Deaths of men of the NCC
The records of the Commonwealth War Graves Commission include 34 men of the Corps who lost their lives during the Great War. Seven of them are buried in France.
The earliest death recorded death is that of Pte 1471 Duncan McDonald of 1st Scottish Company who died on 4 June 1916. He had been enlisted at Rothesay on 23 May and arrived in France with the company just a week afterwards. Within days he was found lying dead, having been severed into two, on the Nord railway line 1.5km north of Marquise station and in a 6m deep cutting. A court of enquiry was held at Vallée Heureuse on 23 June 1916 but it appears that there were no direct witnesses to the death. The last man to see him alive, believed to be Lance Corporal 13313 J. Bonner of the 1st Scottish Rifles, said that McDonald’s conversation and demeanour had been normal when he left him at 7.40pm on 3 June. A question was raised in Parliament by Thomas Richardson MP. The Earl of Derby, then Secretary of State for War, gave a written reply dated 16 July 1916, “With reference to Private D. McDonald, who was the first casualty in the Non-Combatant Corps. This soldier was not tried by court-martial or brought before his Commanding Officer for disobedience of orders. The Officer Commanding No 1 Scottish Company Non-Combatant Corps, to which unit Private McDonald belonged, was in the opinion that McDonald was not on duty at the time of the accident and was himself to blame. The Base Commandant concurred.” The circumstances of McDonald’s death remain uncertain. A 28 year-old tailor, McDonald came from Lochgilphead in Argyll, Scotland. He is buried in Calais Southern Cemetery.
The next death is that of Pte 65 John Oliver Thomas of 1st Western Company NCC who died, aged 32, on 18 September 1917. He had been exempted by the local tribunal at Llanelli on 9 March 1916 and married shortly before he went to France with his unit. His death was the result of an accident: when working as a shunter on a railway moving earth at Inchville with 313 Road Construction Company of the Royal Engineers, he fell and was crushed beneath the locomotive, suffering most serious injuries. Thomas was taken to Number 2 Canadian General Hospital when he underwent emergency surgery, but sadly succumbed six days after his accident. He lies in Mont Huon Military Cemetery.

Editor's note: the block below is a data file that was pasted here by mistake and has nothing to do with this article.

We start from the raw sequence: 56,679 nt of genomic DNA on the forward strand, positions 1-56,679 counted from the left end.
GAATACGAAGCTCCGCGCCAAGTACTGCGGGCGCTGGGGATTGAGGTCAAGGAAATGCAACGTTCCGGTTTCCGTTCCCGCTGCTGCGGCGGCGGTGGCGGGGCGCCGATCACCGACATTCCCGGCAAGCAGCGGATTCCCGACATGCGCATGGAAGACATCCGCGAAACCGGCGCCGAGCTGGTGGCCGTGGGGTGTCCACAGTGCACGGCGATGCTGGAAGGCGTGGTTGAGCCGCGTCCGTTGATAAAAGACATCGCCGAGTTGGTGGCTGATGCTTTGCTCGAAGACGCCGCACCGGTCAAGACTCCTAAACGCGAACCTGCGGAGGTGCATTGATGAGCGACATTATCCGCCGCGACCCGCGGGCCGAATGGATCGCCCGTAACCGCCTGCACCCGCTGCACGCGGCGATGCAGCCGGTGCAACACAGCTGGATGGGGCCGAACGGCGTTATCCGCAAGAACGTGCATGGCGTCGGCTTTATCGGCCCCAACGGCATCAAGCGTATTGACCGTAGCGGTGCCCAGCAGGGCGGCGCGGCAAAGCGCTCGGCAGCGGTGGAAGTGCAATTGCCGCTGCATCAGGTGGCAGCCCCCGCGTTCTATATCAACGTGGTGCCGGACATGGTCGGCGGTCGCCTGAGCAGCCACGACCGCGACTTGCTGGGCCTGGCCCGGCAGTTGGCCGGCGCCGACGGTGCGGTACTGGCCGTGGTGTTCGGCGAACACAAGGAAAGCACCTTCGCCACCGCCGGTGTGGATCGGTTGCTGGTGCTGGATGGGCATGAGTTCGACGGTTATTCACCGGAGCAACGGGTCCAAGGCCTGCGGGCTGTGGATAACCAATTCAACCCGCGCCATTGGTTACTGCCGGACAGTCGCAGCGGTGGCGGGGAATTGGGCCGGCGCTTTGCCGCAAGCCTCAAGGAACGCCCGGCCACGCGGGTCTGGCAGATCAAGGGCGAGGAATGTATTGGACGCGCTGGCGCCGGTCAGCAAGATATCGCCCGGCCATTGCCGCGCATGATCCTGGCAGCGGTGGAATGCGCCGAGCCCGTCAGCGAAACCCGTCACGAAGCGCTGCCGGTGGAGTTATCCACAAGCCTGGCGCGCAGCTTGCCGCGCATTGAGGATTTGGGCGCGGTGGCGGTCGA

The last of the deaths, on 11 November 1919 exactly a year after the Armistice in France and Flanders, was also accidental. Pte 882 Lawrence Jessop had been enlisted, aged 23, in his home town of Sheffield. He went to France with 2nd Northern Company on 30 May 1916 and served with it throughout the rest of the war. Jessop was finally on his way home when he died. He was on the troopship “Maid of Orleans” which had just arrived at the port of Dover when Private Hood, a cook of the of the Highland Light Infantry who was on a lower deck, unaware that he had a live round in his rifle, pressed the trigger while picking it up to carry it. The bullet went up through the deck roof, through Jessop’s toe and into his heart, killing him instantly. He was taken home for burial and now lies in the churchyard at Wadsley near Sheffield. His is surely one of the most tragic and needless of deaths of the war.
Jingoism and bravado often led to abuse of the men who had the moral strength of their convictions and who insisted on non-combatant service. NCC was often said to be the “No courage corps”. This clipping from “The Globe” of 11 March 1916 is typical. “… a kind of ‘we don’t want to fight’ branch of the army … a manifestation of War Office humour … what are to be the duties of the peaceful brigade we cannot say … [it is] to meet the scruples of those curious creatures who, at the last moment, discovered consciences which forbade them to take up arms. After a short time in the NCCs, we feel sure they will become glad to become soldiers,for they can expect little sympathy or appreciation from either their combatant comrades or the sensible public”.